Haydock Catholic Bible Commentary
Asaph. Josaphat gave the like instructions to his judges, 2 Paralipomenon xix. 6. (Kimchi) (Calmet) --- God rejected the Jews in the preceding psalm, and here the reason is assigned. (Theodoret) --- Congregation, or church of the Jews, who were gathered together like cattle, and sought after temporal advantages (St. Augustine, in Psalm lxxii. 23.) alone. (Catec. Trid. Symb.[Catechism of the Council of Trent?]) --- This is not exactly true of all, (Hebrews xi. 14.) though it might be of the people in general, who seldom raised their thoughts to spiritual delights. (Haydock) --- Of gods. Hebrew, "of God," who presides in his own council, and gives authority to others. (Amama) --- Yet Syriac has, "the angels;" Chaldean, "the just;" Protestants, "the mighty;" and Aquila, "the powerful ones." (Haydock) --- Gods here are put for judges, who act in God's name, Deuteronomy i. 17., and Exodus xxii. 28. To decide affairs of consequence, the priests and other judges met in the temple; and the Romans did the like, each senator offering incense and wine to the god who was honoured in that place. (Suetonius in Aug. xxxv.) (Calmet) --- All magistrates ought to be equally careful in what they determine, as if they heard God present giving them the following instructions. (Worthington) --- Judgeth gods, or "God, our Saviour, is judged." (Houbigant) --- This bringeth on the reprobation of the Jews, ver. 5, &c. (Berthier)
Wicked. Contrary to the law, Deuteronomy i. 17., and Leviticus xix. 15.
Do justice. This is the sense of justificate, "justify," as the poor must not be screened from justice, any more than the rich. (Haydock) --- They are in greater danger of being neglected, Isaias i. 23., and Jeremias v. 28. (Haydock)
Moved. The ignorance, inapplication, and injustice of those in power overturn the state, which is supported by justice, Proverbs xiv. 34. They draw down God's curse upon the land, (St. Jerome; Calmet) and expose it to all the miseries of anarchy. This regards pastors also. (Berthier) --- By gross ignorance judges walk in darkness, and throw all into confusion.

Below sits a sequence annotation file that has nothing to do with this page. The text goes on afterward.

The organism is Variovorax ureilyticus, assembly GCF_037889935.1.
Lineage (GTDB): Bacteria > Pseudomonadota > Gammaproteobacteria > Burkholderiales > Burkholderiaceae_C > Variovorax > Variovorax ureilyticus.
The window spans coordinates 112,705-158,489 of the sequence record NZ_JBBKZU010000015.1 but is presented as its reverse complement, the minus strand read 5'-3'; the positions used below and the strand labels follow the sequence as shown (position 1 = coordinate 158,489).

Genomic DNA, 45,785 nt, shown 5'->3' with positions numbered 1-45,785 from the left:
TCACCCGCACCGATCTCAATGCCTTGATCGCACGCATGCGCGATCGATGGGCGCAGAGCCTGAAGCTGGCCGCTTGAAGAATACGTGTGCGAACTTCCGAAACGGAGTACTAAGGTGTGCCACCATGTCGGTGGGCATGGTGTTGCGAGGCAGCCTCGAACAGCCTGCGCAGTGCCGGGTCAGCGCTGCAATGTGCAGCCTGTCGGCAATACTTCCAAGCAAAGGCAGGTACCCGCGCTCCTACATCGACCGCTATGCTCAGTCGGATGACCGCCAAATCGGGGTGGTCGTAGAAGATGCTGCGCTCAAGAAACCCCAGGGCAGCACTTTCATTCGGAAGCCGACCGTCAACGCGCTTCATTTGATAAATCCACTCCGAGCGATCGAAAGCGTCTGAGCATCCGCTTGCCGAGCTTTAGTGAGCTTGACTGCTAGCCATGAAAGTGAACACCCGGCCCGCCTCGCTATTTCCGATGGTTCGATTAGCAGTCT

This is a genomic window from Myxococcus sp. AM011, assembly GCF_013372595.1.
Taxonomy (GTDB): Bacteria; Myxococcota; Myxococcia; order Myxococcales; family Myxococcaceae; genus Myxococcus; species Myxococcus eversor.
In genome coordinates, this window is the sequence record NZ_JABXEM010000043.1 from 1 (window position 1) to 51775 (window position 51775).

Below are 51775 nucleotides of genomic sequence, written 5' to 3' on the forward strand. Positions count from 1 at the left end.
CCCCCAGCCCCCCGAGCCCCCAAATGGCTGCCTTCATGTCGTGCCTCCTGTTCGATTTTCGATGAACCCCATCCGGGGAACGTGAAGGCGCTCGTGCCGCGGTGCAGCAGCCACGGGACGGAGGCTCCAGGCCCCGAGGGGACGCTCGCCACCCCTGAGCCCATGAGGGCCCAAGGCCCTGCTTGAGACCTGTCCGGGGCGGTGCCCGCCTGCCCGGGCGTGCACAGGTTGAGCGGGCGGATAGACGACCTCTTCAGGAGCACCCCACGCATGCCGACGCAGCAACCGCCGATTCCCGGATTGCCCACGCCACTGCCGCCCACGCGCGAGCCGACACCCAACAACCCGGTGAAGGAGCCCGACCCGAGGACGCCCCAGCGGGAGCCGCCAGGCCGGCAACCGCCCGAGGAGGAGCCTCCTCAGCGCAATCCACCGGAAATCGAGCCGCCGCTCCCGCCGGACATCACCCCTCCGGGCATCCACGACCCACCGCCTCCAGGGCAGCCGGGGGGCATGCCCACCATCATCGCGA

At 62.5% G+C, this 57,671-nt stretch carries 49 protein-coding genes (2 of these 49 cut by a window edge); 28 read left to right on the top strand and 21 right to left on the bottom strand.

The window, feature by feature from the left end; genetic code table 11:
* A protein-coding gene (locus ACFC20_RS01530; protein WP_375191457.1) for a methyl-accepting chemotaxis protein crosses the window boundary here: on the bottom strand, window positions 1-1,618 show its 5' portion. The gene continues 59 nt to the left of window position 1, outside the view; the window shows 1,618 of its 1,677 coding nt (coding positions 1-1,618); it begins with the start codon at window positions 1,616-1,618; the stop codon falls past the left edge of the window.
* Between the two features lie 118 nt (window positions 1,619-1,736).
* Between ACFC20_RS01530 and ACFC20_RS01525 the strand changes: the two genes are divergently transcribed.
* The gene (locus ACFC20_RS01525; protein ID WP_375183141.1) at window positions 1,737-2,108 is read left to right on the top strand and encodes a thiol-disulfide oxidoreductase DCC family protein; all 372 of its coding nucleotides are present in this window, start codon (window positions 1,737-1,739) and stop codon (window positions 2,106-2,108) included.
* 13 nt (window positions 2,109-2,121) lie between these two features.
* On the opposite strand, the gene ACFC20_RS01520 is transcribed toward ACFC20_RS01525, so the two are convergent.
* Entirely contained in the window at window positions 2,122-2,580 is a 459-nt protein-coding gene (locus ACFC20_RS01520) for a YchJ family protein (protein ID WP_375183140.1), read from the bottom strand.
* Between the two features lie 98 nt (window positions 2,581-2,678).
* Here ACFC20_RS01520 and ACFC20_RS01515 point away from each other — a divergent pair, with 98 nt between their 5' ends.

Gods. The people look upon you as such, and treat you with respect. But entertain not sentiments of pride on that account. (Calmet) --- If judges, even those whom God condemns, may be styled gods without blasphemy, how much more might Jesus Christ, who was holy and did the works of God? He uses this argument to make the fury of the people abate: but then he continues to prove that he was God in a very different and proper sense, insomuch that the Jews, clearly perceiving his meaning, which Socinians would now mistake, took up stones to throw at him, John x. 34. (Haydock) --- If he had not been God, He would surely have told them plainly, as St. Paul did when people would have offered sacrifice to him, and as St. John the Baptist confessed that he was not the Christ. The sons of Seth, priests, the just, and all the Israelites, were styled sons of God, as well as the angels and judges, Genesis vi. 2., Psalm xxviii. 1., Wisdom v. 5., and Job i. 6. But no individual is called the Son, except Jesus Christ the true God. (Berthier) --- This passage may be understood of all the faithful, (St. Augustine) particularly of bishops: and Constantine the Great was hence deterred from judging them (St. Gregory i. dec. Grat. p. 2. c. 11. q. 1.) or the clergy; (St. Melchiades c. 12. q. 1.) though this name seems inaccurate, as the died before (Glossa) the council of Nice. Amama restrains the text to men in power. (Haydock) --- Their elevated station make their ignorance and misconduct less excusable. (Menochius)
Men. Hebrew Adam, or "like a man" (Montanus; Haydock) of the meanest rank. --- Princes. Among men, (Calmet) or like Lucifer, the first of the rebel angels. (Eusebius) (St. Justin Martyr, Dialogue with Trypho) --- Most tyrants come to a miserable end. (Menochius) --- At death, judges themselves are brought to the bar, and their case is then more terrible, as the mighty in guilt shall suffer more, Wisdom vi. (Worthington) --- They are forced to taste od death; while Jesus Christ was master of it, John x. 17, 28. This comparison evinces Christ's divinity. But Socinians blind themselves by looking at the sun, and attempting to fathom all by the weak light of reason. (Berthier)
Nations. Those whom thou hast appointed judges, prevaricate, Genesis xviii. 25. (Calmet) --- Come, therefore, thyself, Lord Jesus, (Apocalypse xxii. 20.) to whom all nations were promised for an inheritance. (Berthier) (Psalm ii. 7.) --- His appearance at the last day is described in the 49th psalm; and most of the Fathers here discover a clear prediction of the conversion of the Gentiles. (Calmet)